The prison guards in this account punished believers who remained silent, and those who expressed their faith in song and/or words. Guards are paid to be cruel to prisoners, to punish them for their "crimes", to subdue them, to make them subservient to the wishes of the prison management. The prison officials called such believers crazy, and subjected them to inhumane punishments that often killed the prisoner(s). In accounts from other sources, individual prison guards have responded to the gospel message, and become believers. But the role of prison guards is to maintain order in the prison, unless the guards subscribe to radicalized beliefs of Communism, radical Hindu, Buddhist, Muslim, et al, groups of which they are a part. The agendas of such groups often carry over to the beliefs and actions of prison guards--resulting in cruelty, hatred, abasing, punishing, torturing, and physical attacks--in combination and intentional. As these days progress, the likelihood of Christians/Believers being jailed or imprisoned is likely to increase. If we are jailed, pray for the jailers; if imprisoned, intercede for the prison guards--that the gospel message would sink through the "chinks" in the guards' ugly facades.
In the Scriptures, the account of Asa reported "Then Asa was angry with the seer and put him in the stocks in prison, for he was in a rage with him because of this. (2 Chronicles 16:7-10) Isaiah reported God gathering the kings of the earth, "as prisoners in a pit; they will be shut up in prison, and after many days, they will be punished." (Isaiah 24:21) Prison is not an easy place to live. In 2021, Uzbekistan was cited for its use of torture; and other forms of abuse in its extensive prison infrastructure. Soon Ok Lee recounts her experience of abuse from the prison guards. Even in the Book of Revelation, Chapter 2:10, God's Word acknowledges that some may be thrown into prison, wherein we may be tested, and experience tribulation. In such environs, stay close to the Lord, and pray. Remember that a soft answer turns away wrath [in certain circumstances]. (Proverbs 15:1) Remember the Scripture verses you’ve memorized, that they may comfort, guide and uphold you. It is important in such times and places to persevere in faith. That is critically and gravely needed.
But it is not only prison guards and jailers who abuse believers incarcerated in their facilities. Fellow prisoners often malign and physically attack Christians in their cells. Examples are unfortunately easy to find. Consider the beating of Muhammad Kace, in Indonesia, noted in 2021; Petr Janek, who told of his inhumane treatment by fellow prisoners in Sudan in 2015. A noted gang lord in Peru was imprisoned, became a Christian, and was attacked for his betrayal of them, with broken glass bottles, by inmates in his cell block; fellow prisoners may be recruited by prison officials to bait Christians into saying something for which they would be punished. Muslim prisoners also are incensed at having to share a cell with an infidel. Yet prison has often been found to be a mission field in which to share the gospel and nurture new believers. As in society, some may respond to the call of the Gospel; others will be angry and lash out. Seek with cell mates, to be sensitive to brokenness and pain; let your kindness and compassion speak for themselves. Speak the Truth of our Savior in love. As in society, some will expose and denounce Christian neighbors or friends; the same is true in prison.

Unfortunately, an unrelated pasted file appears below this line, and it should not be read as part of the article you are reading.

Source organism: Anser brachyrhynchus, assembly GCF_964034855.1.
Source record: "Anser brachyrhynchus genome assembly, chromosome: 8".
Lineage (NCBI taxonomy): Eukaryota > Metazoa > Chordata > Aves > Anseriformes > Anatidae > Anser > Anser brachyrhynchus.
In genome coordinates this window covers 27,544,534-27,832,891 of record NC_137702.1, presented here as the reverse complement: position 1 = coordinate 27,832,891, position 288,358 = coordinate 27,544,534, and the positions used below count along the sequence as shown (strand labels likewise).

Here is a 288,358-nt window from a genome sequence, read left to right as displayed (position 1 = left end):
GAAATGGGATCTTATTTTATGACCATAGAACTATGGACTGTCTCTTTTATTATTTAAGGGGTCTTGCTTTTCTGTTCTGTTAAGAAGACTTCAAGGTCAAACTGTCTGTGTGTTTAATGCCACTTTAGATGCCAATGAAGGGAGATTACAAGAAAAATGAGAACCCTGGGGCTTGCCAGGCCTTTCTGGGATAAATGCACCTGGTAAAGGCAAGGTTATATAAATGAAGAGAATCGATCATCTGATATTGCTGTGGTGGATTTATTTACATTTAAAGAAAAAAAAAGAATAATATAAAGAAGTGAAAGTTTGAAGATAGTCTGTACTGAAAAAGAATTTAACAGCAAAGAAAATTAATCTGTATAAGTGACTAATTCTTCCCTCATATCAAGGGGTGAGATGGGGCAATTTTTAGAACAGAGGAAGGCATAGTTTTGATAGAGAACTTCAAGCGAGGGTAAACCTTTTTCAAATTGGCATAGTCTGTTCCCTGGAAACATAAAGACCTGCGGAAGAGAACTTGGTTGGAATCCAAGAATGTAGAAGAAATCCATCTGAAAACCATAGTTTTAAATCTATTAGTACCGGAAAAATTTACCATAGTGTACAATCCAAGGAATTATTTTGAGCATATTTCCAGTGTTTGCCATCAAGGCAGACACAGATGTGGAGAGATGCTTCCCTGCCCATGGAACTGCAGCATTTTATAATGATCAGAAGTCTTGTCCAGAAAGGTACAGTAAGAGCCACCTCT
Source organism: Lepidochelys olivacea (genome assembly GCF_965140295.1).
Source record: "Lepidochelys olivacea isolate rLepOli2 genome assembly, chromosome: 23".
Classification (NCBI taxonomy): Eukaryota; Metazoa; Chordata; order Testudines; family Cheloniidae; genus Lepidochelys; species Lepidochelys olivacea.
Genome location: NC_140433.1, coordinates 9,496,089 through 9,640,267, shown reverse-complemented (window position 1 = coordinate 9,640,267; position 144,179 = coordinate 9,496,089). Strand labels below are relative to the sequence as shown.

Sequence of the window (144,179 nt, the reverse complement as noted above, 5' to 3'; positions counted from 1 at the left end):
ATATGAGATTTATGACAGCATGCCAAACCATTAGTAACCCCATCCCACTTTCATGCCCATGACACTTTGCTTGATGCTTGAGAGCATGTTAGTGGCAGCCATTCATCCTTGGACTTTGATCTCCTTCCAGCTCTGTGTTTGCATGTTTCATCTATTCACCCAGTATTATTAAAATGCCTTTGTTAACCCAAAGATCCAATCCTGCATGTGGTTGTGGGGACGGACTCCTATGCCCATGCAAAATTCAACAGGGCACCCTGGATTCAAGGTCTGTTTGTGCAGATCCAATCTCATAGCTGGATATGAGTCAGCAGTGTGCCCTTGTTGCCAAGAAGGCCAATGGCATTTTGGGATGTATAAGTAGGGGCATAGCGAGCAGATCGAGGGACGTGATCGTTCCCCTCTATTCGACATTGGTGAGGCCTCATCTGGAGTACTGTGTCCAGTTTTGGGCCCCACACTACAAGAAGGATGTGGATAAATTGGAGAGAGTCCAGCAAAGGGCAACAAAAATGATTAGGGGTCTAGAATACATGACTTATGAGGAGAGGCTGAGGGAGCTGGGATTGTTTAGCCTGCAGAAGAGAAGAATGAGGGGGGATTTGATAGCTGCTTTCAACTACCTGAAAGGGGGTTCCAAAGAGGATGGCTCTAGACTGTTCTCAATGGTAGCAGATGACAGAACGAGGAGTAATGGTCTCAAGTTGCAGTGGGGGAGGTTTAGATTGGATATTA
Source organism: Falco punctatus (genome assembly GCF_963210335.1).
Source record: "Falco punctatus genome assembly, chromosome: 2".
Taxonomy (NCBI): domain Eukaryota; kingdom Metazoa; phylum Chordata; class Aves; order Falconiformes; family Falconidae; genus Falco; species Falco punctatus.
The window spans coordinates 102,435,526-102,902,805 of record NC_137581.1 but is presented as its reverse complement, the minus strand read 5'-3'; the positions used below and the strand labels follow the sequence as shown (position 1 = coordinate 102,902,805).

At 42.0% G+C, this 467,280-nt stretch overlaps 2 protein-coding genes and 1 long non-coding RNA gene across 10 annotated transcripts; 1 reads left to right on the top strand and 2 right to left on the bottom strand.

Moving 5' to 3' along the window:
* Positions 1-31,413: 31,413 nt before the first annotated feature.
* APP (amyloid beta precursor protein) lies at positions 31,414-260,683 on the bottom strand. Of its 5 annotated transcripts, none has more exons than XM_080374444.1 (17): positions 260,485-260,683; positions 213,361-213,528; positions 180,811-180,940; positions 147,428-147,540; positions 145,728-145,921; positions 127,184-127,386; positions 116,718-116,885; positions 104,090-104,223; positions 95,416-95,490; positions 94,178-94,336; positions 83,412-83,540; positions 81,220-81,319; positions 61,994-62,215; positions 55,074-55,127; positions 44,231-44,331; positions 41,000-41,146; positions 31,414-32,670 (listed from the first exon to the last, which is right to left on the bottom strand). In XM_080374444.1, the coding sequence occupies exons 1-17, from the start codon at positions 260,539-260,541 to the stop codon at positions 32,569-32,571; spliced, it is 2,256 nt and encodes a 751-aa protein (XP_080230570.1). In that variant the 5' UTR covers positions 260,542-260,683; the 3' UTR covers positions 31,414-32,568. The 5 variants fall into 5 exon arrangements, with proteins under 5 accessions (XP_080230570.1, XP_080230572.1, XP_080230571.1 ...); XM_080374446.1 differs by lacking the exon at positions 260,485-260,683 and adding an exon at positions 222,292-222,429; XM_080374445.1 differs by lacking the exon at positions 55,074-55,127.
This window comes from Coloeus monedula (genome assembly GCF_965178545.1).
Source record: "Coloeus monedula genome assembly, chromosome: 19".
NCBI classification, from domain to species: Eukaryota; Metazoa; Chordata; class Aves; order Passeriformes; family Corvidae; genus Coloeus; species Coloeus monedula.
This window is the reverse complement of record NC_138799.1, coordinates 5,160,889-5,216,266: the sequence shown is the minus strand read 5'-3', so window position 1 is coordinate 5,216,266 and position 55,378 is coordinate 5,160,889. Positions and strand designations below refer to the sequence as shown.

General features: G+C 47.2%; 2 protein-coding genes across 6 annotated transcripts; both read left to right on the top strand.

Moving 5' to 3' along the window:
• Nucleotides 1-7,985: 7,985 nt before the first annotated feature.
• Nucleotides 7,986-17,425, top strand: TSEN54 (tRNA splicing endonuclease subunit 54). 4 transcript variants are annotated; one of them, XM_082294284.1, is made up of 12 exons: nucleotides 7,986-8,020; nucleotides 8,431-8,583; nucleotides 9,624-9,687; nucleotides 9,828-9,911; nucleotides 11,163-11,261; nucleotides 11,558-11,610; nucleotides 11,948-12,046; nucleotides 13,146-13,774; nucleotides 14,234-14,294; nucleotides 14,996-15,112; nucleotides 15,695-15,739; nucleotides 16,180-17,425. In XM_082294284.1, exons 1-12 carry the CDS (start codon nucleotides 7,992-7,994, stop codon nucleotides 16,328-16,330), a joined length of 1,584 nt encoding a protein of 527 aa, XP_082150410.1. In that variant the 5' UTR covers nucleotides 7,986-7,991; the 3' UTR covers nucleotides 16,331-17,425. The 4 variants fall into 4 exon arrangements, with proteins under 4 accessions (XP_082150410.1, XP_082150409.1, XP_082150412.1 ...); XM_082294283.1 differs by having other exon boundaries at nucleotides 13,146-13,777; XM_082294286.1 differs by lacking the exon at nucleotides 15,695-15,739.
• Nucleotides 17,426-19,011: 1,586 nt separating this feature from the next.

Our Christian comportment in times of danger can impact "those who are curious about Christianity and have zeroed in on believers so that they can evaluate the Truth for themselves. These fellow prisoners observe, watch, and take mental notes. Whenever Christians go through trials, these silent observers often hope to see the believers fall, so that they can assure themselves that Christians are like everyone else after all. However, when Christians smile through trouble, they are stumped. When believers clap instead of cry, they are amazed. When Believers sing amidst sorrows, they are drawn in by what they cannot explain."* May our joyful example, glorifying God in all we do and say in such circumstances, inspire others. When we experience trials, we have an unprecedented opportunity to witness for Christ. Our heavenly Father is concerned that people shall know that He is the Lord. Be strong in Him; may our joy in the Lord be our strength. Albert B Simpson wrote a hymn, “The Joy of the Lord is the Strength of His People”, which may help to lighten our hearts along the way:
1 The joy of the Lord is the strength of His people,
The sunshine that scatters their sadness and gloom;
The fountain that bursts in the desert of sorrow,
And sheds o’er the wilderness, gladness and bloom.
Oh, the joy of the Lord is my strength and my song,
Our sorrow and sighing are o’er;
We’ll rejoice in the Lord,
We’ll rejoice in the Lord,
We’ll rejoice in the Lord evermore.
2 The joy of the Lord is our strength for life’s burdens,
And gives to each duty a heavenly zest;
It sets to sweet music the task of the toiler,
And softens the couch of the laborer’s rest. [Chorus]
3 The joy of the Lord is our strength for life’s trials,
And lifts the crushed heart above sorrow and care;
Like the nightingale’s notes, it can sing in the darkness,
And rejoice when the fig tree is fruitless and bare. [Chorus]
4 The joy of the Lord is the hope of our calling,
And oh, for His coming, how fondly we pray!
When we shall return with rejoicing to Zion,
And sorrow and sighing shall vanish away. [Chorus]
Source: Hymns of the Christian Life #258
* Source: Extreme Devotion, © 2001, Voice of the Martyrs, Page 150